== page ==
– Ols
    Jun 29, 2017 at 10:03
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    \$\begingroup\$ @ShadowKras If the door moves and meets the rod then yes, it can. You need an impact anyway. The DC's in the table are for situations when a creature tries to break a door. That is the creature moves. It may not move in squares, but it needs to press against the door somehow, and that's also movement in physical sense. But the rod is immovable, thus the door has to move. The rod and the door have to be moving relative to each other. If they are moving relative to anything else or not is irrelevant. \$\endgroup\$
    – Ols
    Jun 29, 2017 at 14:54
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    \$\begingroup\$ DMG p.238 has rules for setting DCs. DCs of 25 or 30 are nearly impossible tasks that you normally wouldn't even roll for. Unless you're getting a bonus from Bardic Inspiration or magic, you'd need a nat 20 and a Strength score of 20 (the maximum for PCs) to make a DC 25 Strength check, or a Strength score of 30 (the absolute maximum for creatures, e.g. a titan or deity.) I wouldn't expect even an iron door to put up so much resistance that a titan needs a nat 20 to succeed, so I'd say the rod wins. \$\endgroup\$
    – Doval
    Jun 29, 2017 at 15:09

See this BBC website for a really basic primer.

All we have to go on is a weight of 8,000 lbs - assuming they actually mean pound force not pounds this is a mass of 3,628.7 kg or a weight of 35,585.8 Newtons. If they didn't mean pound force then we need to know the acceleration due to gravity at the point where the rod is and since gravity varies with elevation and where you are on the Earth this is problematic.

Now, according to the rules, "The rod can hold up to 8,000 pounds of weight". If we want to be a physics pedant (and who doesn't want to be that?) the weight "of an object is the force of gravity on the object." The force imposed by the locomotive is not weight and neither is the decelerating force the rod imposes on the door. Therefore if the door weighs less than 8,000 lb (35,585.8 N) then the rod does not move - what happens to the door is up to the DM but one imagines it would be spectacular thing to see from a safe distance, particularly with an ultra-slo-mo camera.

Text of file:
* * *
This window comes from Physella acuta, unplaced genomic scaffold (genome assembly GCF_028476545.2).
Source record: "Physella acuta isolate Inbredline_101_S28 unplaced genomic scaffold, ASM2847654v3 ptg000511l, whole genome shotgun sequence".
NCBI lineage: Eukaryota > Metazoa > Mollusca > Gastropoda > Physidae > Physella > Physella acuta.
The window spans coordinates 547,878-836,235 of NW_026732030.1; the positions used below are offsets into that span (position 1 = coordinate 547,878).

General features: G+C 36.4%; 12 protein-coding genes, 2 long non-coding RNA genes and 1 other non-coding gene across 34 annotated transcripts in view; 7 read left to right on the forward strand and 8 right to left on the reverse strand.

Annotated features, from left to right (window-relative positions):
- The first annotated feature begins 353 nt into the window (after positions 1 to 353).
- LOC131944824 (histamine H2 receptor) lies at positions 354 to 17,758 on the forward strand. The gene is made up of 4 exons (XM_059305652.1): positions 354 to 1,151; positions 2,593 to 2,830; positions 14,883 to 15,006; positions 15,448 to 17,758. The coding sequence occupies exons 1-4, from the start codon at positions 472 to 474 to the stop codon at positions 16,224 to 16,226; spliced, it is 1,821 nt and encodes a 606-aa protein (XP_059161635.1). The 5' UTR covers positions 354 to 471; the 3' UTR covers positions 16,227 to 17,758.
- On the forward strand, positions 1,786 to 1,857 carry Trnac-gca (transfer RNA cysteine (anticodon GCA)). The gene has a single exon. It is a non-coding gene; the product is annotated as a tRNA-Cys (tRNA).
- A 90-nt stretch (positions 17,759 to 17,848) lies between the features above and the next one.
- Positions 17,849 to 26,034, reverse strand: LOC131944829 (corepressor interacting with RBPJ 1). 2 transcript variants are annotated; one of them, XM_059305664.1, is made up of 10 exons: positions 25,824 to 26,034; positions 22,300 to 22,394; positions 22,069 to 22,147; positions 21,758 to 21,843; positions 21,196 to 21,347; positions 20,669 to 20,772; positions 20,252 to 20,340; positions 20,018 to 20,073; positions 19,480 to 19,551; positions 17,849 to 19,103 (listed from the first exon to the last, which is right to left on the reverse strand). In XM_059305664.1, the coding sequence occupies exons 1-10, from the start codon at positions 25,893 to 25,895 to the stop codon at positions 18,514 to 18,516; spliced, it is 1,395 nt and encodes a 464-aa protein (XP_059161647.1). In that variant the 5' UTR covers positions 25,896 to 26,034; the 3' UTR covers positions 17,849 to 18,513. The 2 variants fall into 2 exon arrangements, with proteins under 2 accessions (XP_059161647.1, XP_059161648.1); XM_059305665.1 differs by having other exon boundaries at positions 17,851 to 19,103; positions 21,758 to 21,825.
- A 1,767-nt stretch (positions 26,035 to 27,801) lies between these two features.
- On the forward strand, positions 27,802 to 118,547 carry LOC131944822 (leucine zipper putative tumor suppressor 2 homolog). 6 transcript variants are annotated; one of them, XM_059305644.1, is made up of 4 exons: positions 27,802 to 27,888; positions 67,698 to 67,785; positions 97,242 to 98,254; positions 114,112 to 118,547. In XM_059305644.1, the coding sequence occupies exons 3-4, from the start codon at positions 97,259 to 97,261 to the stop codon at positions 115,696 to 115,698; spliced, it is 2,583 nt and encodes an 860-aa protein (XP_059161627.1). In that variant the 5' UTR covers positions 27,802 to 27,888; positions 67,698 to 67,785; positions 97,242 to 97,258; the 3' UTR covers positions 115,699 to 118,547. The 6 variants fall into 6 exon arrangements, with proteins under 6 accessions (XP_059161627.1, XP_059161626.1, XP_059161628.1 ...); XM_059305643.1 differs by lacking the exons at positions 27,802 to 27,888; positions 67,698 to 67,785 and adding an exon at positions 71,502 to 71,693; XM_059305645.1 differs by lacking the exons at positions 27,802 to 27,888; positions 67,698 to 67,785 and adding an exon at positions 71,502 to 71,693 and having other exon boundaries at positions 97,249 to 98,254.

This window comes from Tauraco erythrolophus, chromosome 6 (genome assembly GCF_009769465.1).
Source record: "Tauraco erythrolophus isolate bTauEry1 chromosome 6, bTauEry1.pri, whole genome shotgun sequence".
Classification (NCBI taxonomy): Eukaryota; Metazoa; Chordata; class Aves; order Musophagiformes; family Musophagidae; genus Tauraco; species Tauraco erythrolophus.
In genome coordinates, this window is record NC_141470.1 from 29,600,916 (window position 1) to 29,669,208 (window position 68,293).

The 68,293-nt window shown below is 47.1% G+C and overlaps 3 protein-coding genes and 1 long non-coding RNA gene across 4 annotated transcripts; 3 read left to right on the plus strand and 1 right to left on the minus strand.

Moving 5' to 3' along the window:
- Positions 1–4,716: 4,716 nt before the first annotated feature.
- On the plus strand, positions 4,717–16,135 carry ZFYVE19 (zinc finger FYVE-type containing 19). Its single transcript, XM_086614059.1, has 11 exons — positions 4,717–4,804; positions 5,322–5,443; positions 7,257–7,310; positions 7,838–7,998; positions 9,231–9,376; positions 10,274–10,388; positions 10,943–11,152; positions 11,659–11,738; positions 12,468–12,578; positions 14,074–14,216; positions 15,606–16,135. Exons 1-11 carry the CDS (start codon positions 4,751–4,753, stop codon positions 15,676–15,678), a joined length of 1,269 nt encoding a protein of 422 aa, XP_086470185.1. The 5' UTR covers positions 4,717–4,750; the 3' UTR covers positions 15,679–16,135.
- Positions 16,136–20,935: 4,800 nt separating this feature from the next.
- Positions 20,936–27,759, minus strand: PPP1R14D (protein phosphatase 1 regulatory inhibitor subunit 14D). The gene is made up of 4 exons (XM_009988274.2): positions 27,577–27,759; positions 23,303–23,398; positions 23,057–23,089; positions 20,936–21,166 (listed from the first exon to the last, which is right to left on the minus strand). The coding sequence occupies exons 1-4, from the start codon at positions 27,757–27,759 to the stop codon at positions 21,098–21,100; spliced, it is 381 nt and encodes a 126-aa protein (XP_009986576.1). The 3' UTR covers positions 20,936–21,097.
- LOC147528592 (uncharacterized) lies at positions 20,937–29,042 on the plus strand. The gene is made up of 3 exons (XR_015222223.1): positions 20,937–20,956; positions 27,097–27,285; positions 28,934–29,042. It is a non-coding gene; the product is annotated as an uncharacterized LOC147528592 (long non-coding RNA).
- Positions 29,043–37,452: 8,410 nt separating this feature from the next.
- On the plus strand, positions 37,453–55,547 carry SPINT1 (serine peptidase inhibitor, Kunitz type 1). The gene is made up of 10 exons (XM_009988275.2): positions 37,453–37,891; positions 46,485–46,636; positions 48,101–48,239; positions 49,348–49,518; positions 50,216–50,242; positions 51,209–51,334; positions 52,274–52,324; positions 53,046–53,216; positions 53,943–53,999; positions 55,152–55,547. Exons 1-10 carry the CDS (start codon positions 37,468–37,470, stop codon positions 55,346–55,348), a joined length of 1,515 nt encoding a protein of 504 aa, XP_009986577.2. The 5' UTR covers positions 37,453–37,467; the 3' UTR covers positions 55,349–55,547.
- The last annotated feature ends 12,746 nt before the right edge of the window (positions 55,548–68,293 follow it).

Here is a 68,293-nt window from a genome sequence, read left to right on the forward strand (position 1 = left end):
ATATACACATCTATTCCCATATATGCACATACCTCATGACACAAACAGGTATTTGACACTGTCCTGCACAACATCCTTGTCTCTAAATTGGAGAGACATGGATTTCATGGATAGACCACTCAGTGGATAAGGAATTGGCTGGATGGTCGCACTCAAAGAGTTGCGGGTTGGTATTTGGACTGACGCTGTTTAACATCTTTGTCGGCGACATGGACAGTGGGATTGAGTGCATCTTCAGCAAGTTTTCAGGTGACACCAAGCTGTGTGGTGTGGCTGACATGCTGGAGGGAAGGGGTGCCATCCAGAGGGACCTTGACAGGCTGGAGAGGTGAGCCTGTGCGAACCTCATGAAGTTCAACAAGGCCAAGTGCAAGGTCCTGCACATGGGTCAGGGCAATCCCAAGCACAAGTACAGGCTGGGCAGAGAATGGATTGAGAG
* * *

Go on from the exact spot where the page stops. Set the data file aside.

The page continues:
However, if you want to assume that the writers of D&D did not actually intend to make a distinction between forces due to gravity (weight) and other forces (not weight) then the question is unanswerable as there is insufficient information. Questions that need to be addressed are:

  • Does the Rod deactivate if there is an instantaneous force above 8,000 lb (35,585.8 N) or must that force be applied for some measurable time and, if so, how long?
  • Does the rod or the door distort under the impact and over what time frame does this occur and what is its shape?
  • At what point will the distortion lead to failure of the rod or the door (or the hinges, or the lock, ...) and what does that look like?
  • How much energey is lost in heat and sound from the impact and what shape is that energy loss over time?

In the real world there are no empirical answers to these questions. Real world physicists would call this an engineering problem, and they would be right. Real world engineers would conduct a series of experiments with different rods and different doors and build a statistical model of rod-door interaction that they could put in a standard for door design to resist immovable rods which everyone would happily use until there was a catastrophic failure when it would need to be revised.

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    \$\begingroup\$ I'd downvote you for not answering the question(I'm not buying: "the question is unanswerable as there is insufficient information"), but this was too entertaining too read, so I'm upvoting. \$\endgroup\$
    – godskook
    Jun 29, 2017 at 3:17
  • \$\begingroup\$ Thanks @godskook but how is "the rod does not move" not answer the question? \$\endgroup\$
    – Dale M
    Jun 29, 2017 at 3:40
  • \$\begingroup\$ That relied on the tenuous assumption that the authors meant weight as in only gravitational forces, which is, at best, ahistorical to how the magic item has functioned in 3.5. Worse, your answer reads like even you do not believe that answer to be correct; as if you're only covering it for that pedant in the back of the room. \$\endgroup\$
    – godskook
    Jun 29, 2017 at 3:58
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    \$\begingroup\$ @godskook answers are not given under oath :-) - just playing Devil's Advocate \$\endgroup\$
    – Dale M
    Jun 29, 2017 at 10:08
  • \$\begingroup\$ Which is why I'm not arresting you for perjury :P \$\endgroup\$
    – godskook
    Jun 29, 2017 at 13:03